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Non-Convexities in Quantitative General Equilibrium Studies of Business Cycles

  • Edward C. Prescott

This paper reviews the role of micro non-convexities in the study of business cycles. One important non-convexity arises because an individual can work only one workweek length in a given week. The implication of this non-convexity is that the aggregate intertemporal elasticity of labor supply is large and the principal margin of adjustment is in the number employed-not in the hours per person employed-as observed. The paper also reviews a business cycle model with an occasionally binding capacity constraint. This model better mimics business cycle fluctuations than the standard real business cycle model. Aggregation in the presence of micro non-convexities is key in the model.

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Paper provided by David K. Levine in its series Levine's Working Paper Archive with number 506439000000000372.

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Date of creation: 14 Mar 2003
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Handle: RePEc:cla:levarc:506439000000000372
Contact details of provider: Web page: http://www.dklevine.com/

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  1. Kydland, Finn E & Prescott, Edward C, 1982. "Time to Build and Aggregate Fluctuations," Econometrica, Econometric Society, vol. 50(6), pages 1345-70, November.
  2. Aubhik Khan & Julia K. Thomas, 2000. "Nonconvex factor adjustments in equilibrium business cycle models: do nonlinearities matter?," Working Papers 00-10, Federal Reserve Bank of Philadelphia.
  3. Rogerson, Richard, 1988. "Indivisible labor, lotteries and equilibrium," Journal of Monetary Economics, Elsevier, vol. 21(1), pages 3-16, January.
  4. Prescott, Edward C & Townsend, Robert M, 1984. "General Competitive Analysis in an Economy with Private Information," International Economic Review, Department of Economics, University of Pennsylvania and Osaka University Institute of Social and Economic Research Association, vol. 25(1), pages 1-20, February.
  5. Robert J. Hodrick & Edward Prescott, 1981. "Post-War U.S. Business Cycles: An Empirical Investigation," Discussion Papers 451, Northwestern University, Center for Mathematical Studies in Economics and Management Science.
  6. Shoven, John B. & Whalley, John, 1972. "A general equilibrium calculation of the effects of differential taxation of income from capital in the U.S," Journal of Public Economics, Elsevier, vol. 1(3-4), pages 281-321, November.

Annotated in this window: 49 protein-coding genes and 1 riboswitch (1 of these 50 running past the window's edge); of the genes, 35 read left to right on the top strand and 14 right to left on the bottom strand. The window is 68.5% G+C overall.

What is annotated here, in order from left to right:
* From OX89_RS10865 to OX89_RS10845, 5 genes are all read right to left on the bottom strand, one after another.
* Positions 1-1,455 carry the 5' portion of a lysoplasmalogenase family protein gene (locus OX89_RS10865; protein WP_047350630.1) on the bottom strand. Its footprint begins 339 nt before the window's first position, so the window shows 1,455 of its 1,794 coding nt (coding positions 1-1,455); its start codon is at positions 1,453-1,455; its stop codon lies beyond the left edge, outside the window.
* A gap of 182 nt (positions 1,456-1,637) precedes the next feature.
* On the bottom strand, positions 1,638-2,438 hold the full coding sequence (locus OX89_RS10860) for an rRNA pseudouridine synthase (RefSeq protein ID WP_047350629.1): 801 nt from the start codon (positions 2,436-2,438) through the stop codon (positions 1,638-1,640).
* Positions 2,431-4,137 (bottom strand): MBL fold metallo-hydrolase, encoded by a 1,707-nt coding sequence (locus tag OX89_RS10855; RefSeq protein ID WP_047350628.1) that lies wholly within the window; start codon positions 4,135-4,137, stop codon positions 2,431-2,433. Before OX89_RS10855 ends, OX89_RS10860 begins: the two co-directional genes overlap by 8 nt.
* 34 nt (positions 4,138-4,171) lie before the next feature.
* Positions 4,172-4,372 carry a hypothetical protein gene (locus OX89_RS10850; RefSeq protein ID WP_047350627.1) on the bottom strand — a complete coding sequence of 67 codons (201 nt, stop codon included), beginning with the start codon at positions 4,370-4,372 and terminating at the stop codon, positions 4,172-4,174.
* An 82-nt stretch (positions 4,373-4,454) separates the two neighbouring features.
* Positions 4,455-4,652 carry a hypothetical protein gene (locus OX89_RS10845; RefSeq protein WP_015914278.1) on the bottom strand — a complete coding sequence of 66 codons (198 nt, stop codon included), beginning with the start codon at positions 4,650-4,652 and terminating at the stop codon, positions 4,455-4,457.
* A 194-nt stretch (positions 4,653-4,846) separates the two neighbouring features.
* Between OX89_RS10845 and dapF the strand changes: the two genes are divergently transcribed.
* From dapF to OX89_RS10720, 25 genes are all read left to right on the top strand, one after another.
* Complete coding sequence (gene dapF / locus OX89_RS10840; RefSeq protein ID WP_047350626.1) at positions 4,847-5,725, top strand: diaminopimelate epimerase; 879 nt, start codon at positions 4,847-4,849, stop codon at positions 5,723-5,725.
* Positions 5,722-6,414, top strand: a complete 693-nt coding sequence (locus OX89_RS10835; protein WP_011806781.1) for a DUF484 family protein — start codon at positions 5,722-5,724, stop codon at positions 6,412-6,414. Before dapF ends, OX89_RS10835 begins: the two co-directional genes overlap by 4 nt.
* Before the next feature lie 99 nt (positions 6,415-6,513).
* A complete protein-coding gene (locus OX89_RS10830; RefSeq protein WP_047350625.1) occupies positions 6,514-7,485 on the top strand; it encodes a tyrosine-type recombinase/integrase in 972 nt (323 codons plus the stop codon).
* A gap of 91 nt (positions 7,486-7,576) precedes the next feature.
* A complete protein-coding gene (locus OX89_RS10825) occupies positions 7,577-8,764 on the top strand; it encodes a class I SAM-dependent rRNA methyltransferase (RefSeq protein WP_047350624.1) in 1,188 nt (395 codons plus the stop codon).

7. Julia K. Thomas, 2002. "Is Lumpy Investment Relevant for the Business Cycle?," Journal of Political Economy, University of Chicago Press, vol. 110(3), pages 508-534, June.
  8. Giuseppe Bertola & Ricardo J. Caballero, 1991. "Irreversibility and Aggregate Investment," NBER Working Papers 3865, National Bureau of Economic Research, Inc.
  9. Andrew B. Abel & Janice C. Eberly, 1995. "Optimal Investment with Costly Reversibility," NBER Working Papers 5091, National Bureau of Economic Research, Inc.
  10. Caballero, Ricardo J & Engel, Eduardo M R A, 1991. "Dynamic (S, s) Economies," Econometrica, Econometric Society, vol. 59(6), pages 1659-86, November.
  11. Gary D. Hansen & Edward C. Prescott, 2005. "Capacity constraints, asymmetries, and the business cycle," Review of Economic Dynamics, Elsevier for the Society for Economic Dynamics, vol. 8(4), pages 850-865, October.
  12. Russell Cooper & John Haltiwanger & Laura Power, 1995. "Machine Replacement and the Business Cycle: Lumps and Bumps," NBER Working Papers 5260, National Bureau of Economic Research, Inc.
  13. Lucas, Robert E, Jr & Rapping, Leonard A, 1969. "Real Wages, Employment, and Inflation," Journal of Political Economy, University of Chicago Press, vol. 77(5), pages 721-54, Sept./Oct.
  14. Jorgenson, Dale W & Yun, Kun-Young, 1990. "Tax Reform and U.S. Economic Growth," Journal of Political Economy, University of Chicago Press, vol. 98(5), pages S151-93, October.
  15. Kehoe, Timothy J. & Levine, David K. & Prescott, Edward C., 2002. "Lotteries, Sunspots, and Incentive Constraints," Journal of Economic Theory, Elsevier, vol. 107(1), pages 39-69, November.
  16. Edward C. Prescott, 1986. "Theory ahead of business cycle measurement," Quarterly Review, Federal Reserve Bank of Minneapolis, issue Fall, pages 9-22.
  17. Terry J. Fitzgerald, 1998. "Work Schedules, Wages and Employment in a General Equilibrium Model with Team Production," Review of Economic Dynamics, Elsevier for the Society for Economic Dynamics, vol. 1(4), pages 809-834, October.
  18. Gary Hansen, 2010. "Indivisible Labor and the Business Cycle," Levine's Working Paper Archive 233, David K. Levine.
  19. Arnold C. Harberger, 1968. "A Landmark in the Annals of Taxation," Canadian Journal of Economics, Canadian Economics Association, vol. 1(s1), pages 183-194, February.
  20. Scott Freeman & Finn Kydland, 1998. "Monetary aggregates and output," Working Paper 9813, Federal Reserve Bank of Cleveland.
  21. Ellen R. McGrattan & Edward C. Prescott, 2001. "Taxes, regulations, and asset prices," Working Papers 610, Federal Reserve Bank of Minneapolis.
  22. Victoria Osuna Padilla & José-Víctor Ríos-Rull, 2002. "Implementing the 35 Hour Workweek by Means of Overtime Taxation," Economic Working Papers at Centro de Estudios Andaluces E2002/04, Centro de Estudios Andaluces.
  23. Douglas Gollin, 2001. "Getting Income Shares Right," Department of Economics Working Papers 2001-11, Department of Economics, Williams College.
  24. Karl Shell & Randall Wright, 2010. "Indivisibilities, Lotteries and Sunspot Equilibria," Levine's Working Paper Archive 2061, David K. Levine.
  25. Fernando Alvarez & Andrew Atkeson & Patrick J. Kehoe, 2000. "Money, interest rates, and exchange rates with endogenously segmented markets," Staff Report 278, Federal Reserve Bank of Minneapolis.
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